Hawes Amplifier Archive by James T. Hawes, AA9DT
Hot Rod Power Amplifier Experiments

Complementary Power Amplifier

Experimental. This page presents several experimental amplifier circuits. As of this writing, the amplifiers are untested. The part values are only for reference. Since the circuits are close to theoretical models, I expect the circuits to perform. If you build any of these circuits, you'll probably need to tweak some part values. The result will be an amplifier that you can use for guitar practice sessions. These circuits are great for public address, cigar box guitars or experiments.

Not High-Power. These aren't high-power amplifiers, but the circuits are adaptable to higher power operation. Such adaptations are beyond the scope of this page.

Illustration: Rocker against star-studded backdrop

Safety Features. Also beyond this page are safety features, such as foldback circuitry. You'll note that these are stripped-down circuits. They contain no protection against overcurrent or overvoltage operation. A short circuit in the output will quickly destroy such an amplifier. But parts are cheap and servicing is easy. If you will, build and enjoy!

Practice-with-Pride Amps

Rock 'n Roll Your Own! If you're both a guitar player and an experimenter, these circuits are what you need. These aren't stage amps, but they'll be just fine for a bedroom practice session. By the way, if you just want a dependable, serviceable amp, but can't play guitar, follow along. Just think of these circuits as “utility power amps.”

Must have a preamp or two. None of the circuits on this page can stand alone. Each circuit needs a power supply and a preamp or two. The preamp circuits are on our preamp page. Make sure that you add an emitter-bypass capacitor to these circuits. Use a 20 μF or larger capacitor (larger caps provide more bass). See...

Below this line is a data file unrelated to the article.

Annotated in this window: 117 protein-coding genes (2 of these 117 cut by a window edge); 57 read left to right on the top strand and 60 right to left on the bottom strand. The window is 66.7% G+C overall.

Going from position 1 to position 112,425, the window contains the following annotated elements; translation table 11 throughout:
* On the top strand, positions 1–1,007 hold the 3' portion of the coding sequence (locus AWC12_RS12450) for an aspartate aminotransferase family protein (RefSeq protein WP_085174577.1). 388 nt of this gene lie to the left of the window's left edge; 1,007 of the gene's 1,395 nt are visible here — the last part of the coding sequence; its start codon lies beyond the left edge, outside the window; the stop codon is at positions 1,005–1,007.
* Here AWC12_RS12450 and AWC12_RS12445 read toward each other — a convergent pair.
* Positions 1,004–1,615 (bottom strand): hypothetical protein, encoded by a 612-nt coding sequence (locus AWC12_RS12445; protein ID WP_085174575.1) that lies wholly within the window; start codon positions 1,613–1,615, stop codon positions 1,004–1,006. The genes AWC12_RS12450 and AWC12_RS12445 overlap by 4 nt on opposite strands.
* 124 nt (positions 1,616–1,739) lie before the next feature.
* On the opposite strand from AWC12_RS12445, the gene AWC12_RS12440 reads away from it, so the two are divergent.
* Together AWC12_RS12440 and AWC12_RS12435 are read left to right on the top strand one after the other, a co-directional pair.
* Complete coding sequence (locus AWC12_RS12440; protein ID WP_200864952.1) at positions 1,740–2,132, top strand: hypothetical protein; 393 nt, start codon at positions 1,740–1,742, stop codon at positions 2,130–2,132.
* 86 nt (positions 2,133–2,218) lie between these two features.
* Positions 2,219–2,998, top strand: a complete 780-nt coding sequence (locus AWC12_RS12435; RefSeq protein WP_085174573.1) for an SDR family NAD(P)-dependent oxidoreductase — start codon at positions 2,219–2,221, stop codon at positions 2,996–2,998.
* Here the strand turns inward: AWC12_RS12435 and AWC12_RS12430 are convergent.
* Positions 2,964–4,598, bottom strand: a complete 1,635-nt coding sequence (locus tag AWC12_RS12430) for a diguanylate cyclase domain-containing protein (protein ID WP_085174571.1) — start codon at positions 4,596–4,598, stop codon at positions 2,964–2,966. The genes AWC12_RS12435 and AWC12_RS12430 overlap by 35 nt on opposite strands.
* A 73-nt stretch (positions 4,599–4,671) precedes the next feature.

Battery Discharger. Don't even think of running these amps with two nine-volt batteries. If you try that, call these circuits “battery dischargers.” What? You insist on battery operation? Okay. Use hefty batteries. For example, 12 “D” cells in series.

Mostly Radio Shack Parts. The first schematic is for those who seldom buy parts anywhere but Radio Shack. You can walk in the store and walk out with all the electronics that you need. For the heat sink, sorry to say, you're on your own. Find a hardware store and buy a big chunk of aluminum. Saw the aluminum chunk into two pieces. Paint the aluminum pieces flat black. The paint actually increases the magical powers of the heat sink. No kidding. Slather the transistors with silicon heat sink grease. Bolt each power MOSFET to its own piece of aluminum. Go in peace. Play loud. Sing until you steam up your bedroom or either a girl or the police show up. (If you're a girl rocker, howdy! Beg pardon. If you're a girl cop who plays rock music, cool.)

• NOTICE. Since I first posted this page, Radio Shack disappeared. Ah, but to quote Mark Twain, rumors of its death are greatly exaggerated. While free-standing RS stores are difficult to find, Radio Shack products sell over the Web. You'll also find a Radio Shack “store-within-a-store” at many HobbyTown locations. Check the Web for a HobbyTown with a Radio Shack Express store near you!

Fate of the MPF102. Unfortunately, the revived Radio Shack doesn't sell the MPF102 JFET anymore. You'll have to buy it from another vendor ( eBay, etc.)—The Webmaster

Most Everything from Radio Shack

As I Promised, the first amp is as close to a Radio Shack-only circuit as I could come. This is a quasi-complementary circuit, because Radio Shack only sells an N-channel power MOSFET. We'll use two of Radio Shack's IRF510-type MOSFETs. Fortunately, the IRF510 is an excellent device. It's exactly what we need: Rugged, sensitive and noncritical: A complete package.

Needs Preamp. Again, you’d drive this circuit with a two-stage JFET preamplifier. The input capacitor should be about 0.1 uF.

Phase Splitter. The two JFETs make up a differential phase splitter. I tried a one-device splitter, but it couldn't put out enough voltage to get a big swing from the output MOSFETs. The two-device phase splitter also provides needed voltage gain. The JFETs are common types, such as MPF102, 2N3819, or J113. (Only equivalent devices will work. Remember, these aren't bipolar transistors. Unlike transistor specs, the IDSS and forward drop of FETs vary.)

Schematic: Quasi-complementary circuit with two-FET phase splitter

In this quasi-complementary circuit, a differential phase splitter sends the original signal and its mirror to output MOSFETs Q3 and Q4. Since the MOSFETs are in series, output peaks are higher than with a single-ended circuit.

Source Resistor. In the Q1-Q2 circuit, don't bypass the 330-ohm source resistor! Otherwise, the circuit won't function. Your signal must pass from Q1 to Q2 across the source resistor. If you bypass this resistor, you'll short out your signal!